Updated: October 1, 2022
Visitors to the University of Hawai’i Maui College Campus Health Center are now welcomed by a spectacular work created by Maui artist Noble Richardson. “Still in Your Light” is, literally, a voyage.
As visitors move through the facility, they will encounter three murals with meaning both deeply cultural and also universal – that everyone stands on the shoulders of ancestors, learns from experienced elders and, hopefully, then has the knowledge and courage to navigate his or her own journey with a healthy body, mind, and soul.
Born and raised in Wailuku, Richardson is known for the masterful murals he has painted in Wailuku and Kahului. He has also been the Wailuku Elementary School “artist in residence” for years, a role of which he is very proud.
“Still in Your Light” took a year to go from concept to completed work.
“My thoughts bounced visual ideas for a couple months and I was still unable to make a strong commitment. Then, I heard a radio commercial with Archie Kalepa. The genuine tone of his message sent me diving into more research and one quote gave my vision strength. He said, ‘You cannot fight for something you don’t understand, but if you begin to learn and understand, you can stand up for it, you can protect it.’”
Richardson also relates strongly to the power of three – mind, body, soul; past, present, future – in his life as well as in his art.
“I related the quote to wayfinding and had an amazing conversation with Kala (Babayan Tanaka). Before telling her about my concept for the work, she shared her thoughts based on mind, body and spirit. I told her I’d like to portray this philosophy of wayfinding through her lifestyle and that of her father, Chad Babayan, and Archie Kalepa. It was only then that I found out they were all related as Kalepa ‘Ohana. Nothing could fit more perfectly than that.
“As my journey creating this piece set sail, my kuleana to represent this ‘ohana and the legacy they carry for the Hawaiian people began to increase. That kuleana challenged me to give this project what it needed, and the result was a combination of onsite mural installation, in-studio oil paintings, as well as evolving ingenuity and faith,” said Richardson.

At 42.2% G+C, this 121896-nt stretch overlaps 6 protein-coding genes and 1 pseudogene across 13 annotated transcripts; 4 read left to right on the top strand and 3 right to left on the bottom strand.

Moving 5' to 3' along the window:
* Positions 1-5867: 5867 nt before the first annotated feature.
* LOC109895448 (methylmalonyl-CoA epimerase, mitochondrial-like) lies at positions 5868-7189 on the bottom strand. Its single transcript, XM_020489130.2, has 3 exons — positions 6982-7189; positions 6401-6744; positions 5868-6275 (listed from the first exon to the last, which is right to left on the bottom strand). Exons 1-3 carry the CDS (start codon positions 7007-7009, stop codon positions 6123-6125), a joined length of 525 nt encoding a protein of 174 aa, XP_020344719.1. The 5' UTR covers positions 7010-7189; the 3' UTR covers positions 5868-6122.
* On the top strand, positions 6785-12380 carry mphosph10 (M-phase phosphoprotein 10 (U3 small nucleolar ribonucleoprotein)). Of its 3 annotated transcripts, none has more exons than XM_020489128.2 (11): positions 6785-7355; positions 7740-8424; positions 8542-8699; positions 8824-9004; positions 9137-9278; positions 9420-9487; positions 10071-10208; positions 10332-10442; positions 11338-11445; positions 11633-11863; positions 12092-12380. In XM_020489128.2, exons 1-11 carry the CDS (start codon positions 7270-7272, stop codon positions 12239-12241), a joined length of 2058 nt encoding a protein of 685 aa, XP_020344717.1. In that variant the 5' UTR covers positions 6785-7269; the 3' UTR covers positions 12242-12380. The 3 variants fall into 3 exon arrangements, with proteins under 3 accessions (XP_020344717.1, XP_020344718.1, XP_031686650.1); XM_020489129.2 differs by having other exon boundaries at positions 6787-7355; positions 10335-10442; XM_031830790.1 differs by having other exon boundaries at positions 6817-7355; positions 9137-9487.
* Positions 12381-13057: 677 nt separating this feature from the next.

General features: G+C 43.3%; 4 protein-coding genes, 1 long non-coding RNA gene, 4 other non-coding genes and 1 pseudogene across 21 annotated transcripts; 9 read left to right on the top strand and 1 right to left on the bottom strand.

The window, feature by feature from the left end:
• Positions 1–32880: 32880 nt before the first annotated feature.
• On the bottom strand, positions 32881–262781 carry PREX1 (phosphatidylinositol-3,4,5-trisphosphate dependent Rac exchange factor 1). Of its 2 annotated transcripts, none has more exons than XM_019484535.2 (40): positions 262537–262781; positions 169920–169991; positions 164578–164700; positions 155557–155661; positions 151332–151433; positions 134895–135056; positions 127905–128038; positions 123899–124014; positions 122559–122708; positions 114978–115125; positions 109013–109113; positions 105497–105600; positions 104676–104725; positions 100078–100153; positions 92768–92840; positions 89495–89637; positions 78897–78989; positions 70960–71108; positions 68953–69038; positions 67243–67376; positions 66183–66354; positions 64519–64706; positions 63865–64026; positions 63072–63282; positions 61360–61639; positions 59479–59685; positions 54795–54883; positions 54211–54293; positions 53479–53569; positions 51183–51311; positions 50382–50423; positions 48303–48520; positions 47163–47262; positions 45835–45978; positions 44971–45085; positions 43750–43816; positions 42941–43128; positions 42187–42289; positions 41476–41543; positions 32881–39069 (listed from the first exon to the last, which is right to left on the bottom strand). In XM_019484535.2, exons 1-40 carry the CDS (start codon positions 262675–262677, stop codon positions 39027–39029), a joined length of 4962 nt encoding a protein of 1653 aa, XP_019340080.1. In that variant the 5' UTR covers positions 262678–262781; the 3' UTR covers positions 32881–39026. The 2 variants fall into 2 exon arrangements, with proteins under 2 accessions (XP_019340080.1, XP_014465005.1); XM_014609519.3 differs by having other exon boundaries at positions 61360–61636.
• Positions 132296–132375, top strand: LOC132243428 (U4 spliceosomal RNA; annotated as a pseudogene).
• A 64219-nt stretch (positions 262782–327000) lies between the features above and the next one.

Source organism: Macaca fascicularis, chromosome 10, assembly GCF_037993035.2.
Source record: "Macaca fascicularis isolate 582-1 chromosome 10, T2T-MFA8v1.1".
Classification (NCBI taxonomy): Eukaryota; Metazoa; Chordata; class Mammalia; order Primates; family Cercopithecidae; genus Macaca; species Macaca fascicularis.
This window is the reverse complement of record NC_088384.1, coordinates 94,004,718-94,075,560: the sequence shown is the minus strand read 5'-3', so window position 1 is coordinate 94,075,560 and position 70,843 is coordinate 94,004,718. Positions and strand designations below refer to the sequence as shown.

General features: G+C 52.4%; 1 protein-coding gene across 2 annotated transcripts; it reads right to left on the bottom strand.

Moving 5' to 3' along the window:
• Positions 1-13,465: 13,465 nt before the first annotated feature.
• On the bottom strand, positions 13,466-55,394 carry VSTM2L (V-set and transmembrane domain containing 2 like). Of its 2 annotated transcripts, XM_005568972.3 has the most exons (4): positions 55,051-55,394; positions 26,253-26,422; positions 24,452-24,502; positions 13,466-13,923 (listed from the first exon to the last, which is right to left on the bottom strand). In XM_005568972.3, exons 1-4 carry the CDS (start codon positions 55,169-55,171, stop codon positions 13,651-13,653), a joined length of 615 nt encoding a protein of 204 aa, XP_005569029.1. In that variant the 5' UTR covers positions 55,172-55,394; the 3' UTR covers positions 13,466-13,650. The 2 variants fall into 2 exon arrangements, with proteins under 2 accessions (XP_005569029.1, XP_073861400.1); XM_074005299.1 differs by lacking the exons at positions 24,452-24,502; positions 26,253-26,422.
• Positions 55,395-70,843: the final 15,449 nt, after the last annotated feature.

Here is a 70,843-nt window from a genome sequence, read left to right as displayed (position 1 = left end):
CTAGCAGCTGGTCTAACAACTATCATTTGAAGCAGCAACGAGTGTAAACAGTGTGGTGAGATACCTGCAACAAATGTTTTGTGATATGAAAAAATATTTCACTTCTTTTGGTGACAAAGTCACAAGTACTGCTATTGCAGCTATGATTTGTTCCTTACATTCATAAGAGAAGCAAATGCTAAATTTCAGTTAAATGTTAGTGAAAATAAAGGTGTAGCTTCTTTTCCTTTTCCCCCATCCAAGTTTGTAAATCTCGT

“The murals depict icons of the Maui Polynesian voyaging community. They have found their passion in life and this passion has led to them achieving accolades from the Hawai‘i community and beyond. This is what we want our students to aspire to – find their passions, share their voices with the world, and be accomplished in service to their community,” said UHMC Chancellor Dr. Lui Hokoana.
“The murals are examples of excellent visual design, composition, and technical proficiency,” says noted visual artist and UHMC Professor of Art, Mike Takemoto. “At the same time, the work has a cultural, historical, and spiritual significance. Noble brought all these elements together in a highly relevant work of art which reflects the past, present, and future. It brings an incredible sense of space and time to our campus. It transcends the ordinary and makes us more conscious of our community’s relevance.”
Takemoto is a big fan of public art – in fact, he teaches a course with that focus.
“Public art is a vital and important communication tool. It’s accessible and can reach a wide audience. Public art can also be used as a catalyst for change for the better, cultural and community awareness, and serve as a catalyst for intellectual growth and development.”
The benefits of art to physical and emotional health – for both healthcare workers AND patients – are well documented. “The murals are unexpected,” said Leslie Watson, one of the frontline staff at the UHMC Health Center. “People walking into our space and discovering the mural are amazed. It fills me with much pride and our clinic with the most positive energy.”